Volunteering Can Be Good for You AND Your Business
There has been a lot of ugly press lately about the differences between personal and charitable giving, between what a “community organizer” is versus just a person who gets stuff done in their community. I have to say that I am far less interested in any of those drummed up political arguments than I am in hearing why people chose to be involved in their communities, usually in ways that do not seem to profit themselves.
I never did any charitable or political work until after I had kids. I think it was all about me up until then; once my daughter came along I realized that if I wanted to see the world I wanted for her, I was going to have to be a part of making it happen.
I started donating to Samaritan House, a local charity that shelters victims of domestic violence. Once I had one in pre-school I wound up getting involved in PTA, ultimately winding up being PTA president, twice. I then was asked to work on Mark Warner’s campaign for governor. From there I was asked to chair and plan multiple charity events and auctions. And it just never stopped after that.
How does summer treat your business?
I am told by many of our clients that they track several changes to their receivables, contracts, etc. during the summer months. That is not unexpected. A HVAC client has had a really rough winter with it being so mild, so he is delighted with the idea of a hot sticky summer and lots of AC calls, repairs, and installations…not to mention the generators that sell like hotcakes during hurricane season.
Realtors, for whom we handle many sites, also tend to see a sharp spike in business during the summer month, for obvious reasons. And since we live in a tourist town, the local restaurants also usually see increased business as well.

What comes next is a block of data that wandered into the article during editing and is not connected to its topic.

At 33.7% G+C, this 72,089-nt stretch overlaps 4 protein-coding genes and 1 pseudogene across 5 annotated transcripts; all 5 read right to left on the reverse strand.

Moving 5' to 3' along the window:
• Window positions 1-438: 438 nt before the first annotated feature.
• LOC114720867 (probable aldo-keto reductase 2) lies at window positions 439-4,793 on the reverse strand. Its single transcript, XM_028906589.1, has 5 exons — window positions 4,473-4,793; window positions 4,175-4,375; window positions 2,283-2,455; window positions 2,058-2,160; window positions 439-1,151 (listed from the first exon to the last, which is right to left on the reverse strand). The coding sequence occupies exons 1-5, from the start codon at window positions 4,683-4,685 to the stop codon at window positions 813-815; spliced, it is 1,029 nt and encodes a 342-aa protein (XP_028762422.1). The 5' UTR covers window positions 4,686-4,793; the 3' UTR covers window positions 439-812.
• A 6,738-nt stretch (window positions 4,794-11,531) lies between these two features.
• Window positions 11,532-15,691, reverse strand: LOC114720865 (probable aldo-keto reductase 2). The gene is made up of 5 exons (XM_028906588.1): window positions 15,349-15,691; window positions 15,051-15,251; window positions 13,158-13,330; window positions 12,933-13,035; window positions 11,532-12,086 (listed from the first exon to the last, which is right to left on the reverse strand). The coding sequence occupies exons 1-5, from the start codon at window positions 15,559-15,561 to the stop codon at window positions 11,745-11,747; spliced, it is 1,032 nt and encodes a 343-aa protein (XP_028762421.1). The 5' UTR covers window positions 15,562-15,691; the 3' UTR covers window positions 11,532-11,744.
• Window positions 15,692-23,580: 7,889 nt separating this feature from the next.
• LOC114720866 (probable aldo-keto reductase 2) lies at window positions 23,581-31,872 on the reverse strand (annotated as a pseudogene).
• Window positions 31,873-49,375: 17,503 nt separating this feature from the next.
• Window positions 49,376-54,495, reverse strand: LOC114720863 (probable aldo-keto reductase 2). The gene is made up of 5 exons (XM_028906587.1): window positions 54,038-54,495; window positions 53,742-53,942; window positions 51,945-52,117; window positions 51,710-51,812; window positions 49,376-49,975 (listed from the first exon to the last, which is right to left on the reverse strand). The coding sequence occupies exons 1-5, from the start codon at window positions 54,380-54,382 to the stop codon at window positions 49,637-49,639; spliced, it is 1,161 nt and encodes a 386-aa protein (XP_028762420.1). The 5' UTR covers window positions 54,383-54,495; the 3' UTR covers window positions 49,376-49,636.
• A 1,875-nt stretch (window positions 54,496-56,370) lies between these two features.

But what if your business does not have a natural uptick in the summertime? How should you be using your most precious resources, your time and money?
Maximize Current Efforts for Online ROI
What are your current marketing efforts? Are they working? You don’t want to take anything away from those efforts to grow your online marketing presence, right? Good news; you don’t have to. There is a lot you can do to maximize your current offline efforts using free or very inexpensive online tie-ins.
Believe it or not, “Direct mail is still a very effective method of marketing, as a matter of fact it is still has one of the highest response rates of all marketing and it is forecasted that between now and 2014 the direct mail industry as a whole will see an increase in business every year.” ~ http://throttle-media.net/tag/traditional-marketing/
How can you use this knowledge online? For starters, direct mail should always feed into your website. In fact, any print marketing; local newspaper ad, postcards, door hangers, should consistently drive new visitors to your website. Always add your website address and your social media accounts to your print marketing.
8 Things NOT to do on Facebook
My internet marketing firm spends all day online. I personally spend a great deal of time on Facebook for business reasons, and have a large and varied friends list. This blog post will help you steer clear of bad etiquette on Facebook.
1. Stalking on Facebook is just as inappropriate as in real life. If you are commenting on and/or liking EVERYTHING that someone posts, that is a form of stalking.
2. Punctuation matters; there is nothing as aggravating as having to mentally insert the missing and or corrected punctuation while I am reading a post. Slow down, and have some respect for your reader.
Yes, Small Business CAN Play with the Big Boys!
The Internet has leveled the playing field for small business in many ways, even with larger companies having the advantage of big bucks. Large advertising dollars can pay for expensive pay-per-click campaigns, expensive social media contests with expensive prizes and expensive tie-ins with other forms of advertising.